Everybody over there (get on up), everybody right there (get into it), everybody over there (get involved).
— James Brown
Sadly, the people of this community have become desensitized to the rampant crime that, despite trumpeted statistics that suggest otherwise, is not declining.
People in Albany and Dougherty County see the latest 60-point, attention-grabbing headline, read the daily police logs and weekly jail reports, or watch the blue-light-tinted nightly TV newscasts and they react with an indifference that is almost as frightening as the growing crime rate.
“Let’s see who tonight’s victims are,” residents say with a resignation that speaks volumes: Same old story, different names.
But every now and then a crime is committed that is so disturbing, so frighteningly random, that even the jaded citizens of the so-called Good Life City can’t help but take notice. And so it was Monday, when Lance Larson was attacked for no reason and stabbed while walking along 12th Avenue.
Larson, who is mildly autistic, is a fixture in Albany, almost as much a part of the landscape as Riverfront Park, the East Albany sand dunes or the Flint River. It’s a rare member of the community who hasn’t seen Larson walking along one of the local thoroughfares, his brisk pace and intense concentration indicative of someone who has places to be and things to do.
Members of the local Bo Henry Band “adopted” Larson, signing him on as tambourine player, and Larson is a fixture at Henry’s Harvest Moon restaurant on Dawson Road. Above all else, it’s Larson’s sweet nature that stands out among those who know him.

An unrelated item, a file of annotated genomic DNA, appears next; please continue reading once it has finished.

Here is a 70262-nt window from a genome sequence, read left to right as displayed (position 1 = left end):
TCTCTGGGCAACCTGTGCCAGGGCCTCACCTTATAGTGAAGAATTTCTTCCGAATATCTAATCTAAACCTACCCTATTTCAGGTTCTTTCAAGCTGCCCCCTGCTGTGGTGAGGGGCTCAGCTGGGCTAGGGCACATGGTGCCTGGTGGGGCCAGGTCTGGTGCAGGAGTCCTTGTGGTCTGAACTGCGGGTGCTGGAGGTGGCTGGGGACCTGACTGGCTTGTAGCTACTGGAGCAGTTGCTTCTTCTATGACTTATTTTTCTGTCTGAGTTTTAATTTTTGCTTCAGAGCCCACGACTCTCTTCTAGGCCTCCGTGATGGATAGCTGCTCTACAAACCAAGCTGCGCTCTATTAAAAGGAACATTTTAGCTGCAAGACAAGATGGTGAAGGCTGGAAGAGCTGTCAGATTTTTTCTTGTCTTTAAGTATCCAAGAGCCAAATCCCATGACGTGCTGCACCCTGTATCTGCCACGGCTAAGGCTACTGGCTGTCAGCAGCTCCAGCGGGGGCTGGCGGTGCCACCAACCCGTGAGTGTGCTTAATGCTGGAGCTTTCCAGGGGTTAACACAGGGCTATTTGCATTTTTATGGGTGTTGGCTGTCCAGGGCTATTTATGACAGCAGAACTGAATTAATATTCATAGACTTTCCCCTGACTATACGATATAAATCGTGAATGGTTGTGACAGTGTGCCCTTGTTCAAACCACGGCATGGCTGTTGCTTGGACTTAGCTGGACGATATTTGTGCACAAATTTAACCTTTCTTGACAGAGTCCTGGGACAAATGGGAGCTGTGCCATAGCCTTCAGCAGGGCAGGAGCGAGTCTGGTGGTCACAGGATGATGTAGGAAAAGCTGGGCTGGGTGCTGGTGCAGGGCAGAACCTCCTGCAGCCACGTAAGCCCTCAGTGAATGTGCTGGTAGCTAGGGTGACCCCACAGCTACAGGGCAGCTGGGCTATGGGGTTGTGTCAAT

That’s why the unprovoked attack Monday has so outraged the community. Henry has put up his own money as a reward for information leading to the arrest of the person who stabbed Larson, and more than a few local citizens have discovered an antidote for their “another-day, another-crime” malaise. In the wake of the random attack, many are calling for an increased effort by local law enforcement to deal more harshly with the entrenched criminal element in the community.
As much as we hate to admit it, crime has always been “someone else’s problem.” It’s another story in the newspaper, another sound bite on TV until it hits close to home.
We have a tendency to stand on the sidelines and condemn our law enforcement agencies as they deal with a crime that has happened to someone else, but we cling to them and demand their undivided respect and attention when we or someone we love is the victim.
Larson told Herald police reporter Pete Skiba, “It is time for us to take back this town from thugs and make it safe,” after he was treated for stab wounds to his neck, back and arm. That sentiment — and other responses less calm and more unprintable — has pervaded as news of the attack spread.
But an innocent man like Larson should not have to be injured for us to show interest in the community’s crime rate. And a 14-year-old kid like James Anderson shouldn’t have to be shot and killed for us to demand that officials more aggressively pursue the criminal element whose roots are embedded in the soil as deeply as some of the towering pines that define the region.
It’s easy enough to trumpet the perceived incompetence of law enforcement in a community where crime is an epidemic. It’s a lot tougher to actively do something: to join a neighborhood watch group, to call police and report suspicious activity, to petition leaders for better pay and equipment for the men and women in blue.
No one wants to get involved. But then Lance Larson didn’t want to get involved with the low-life who stabbed him Monday. Sometimes you just have no choice.
Email Carlton Fletcher at firstname.lastname@example.org.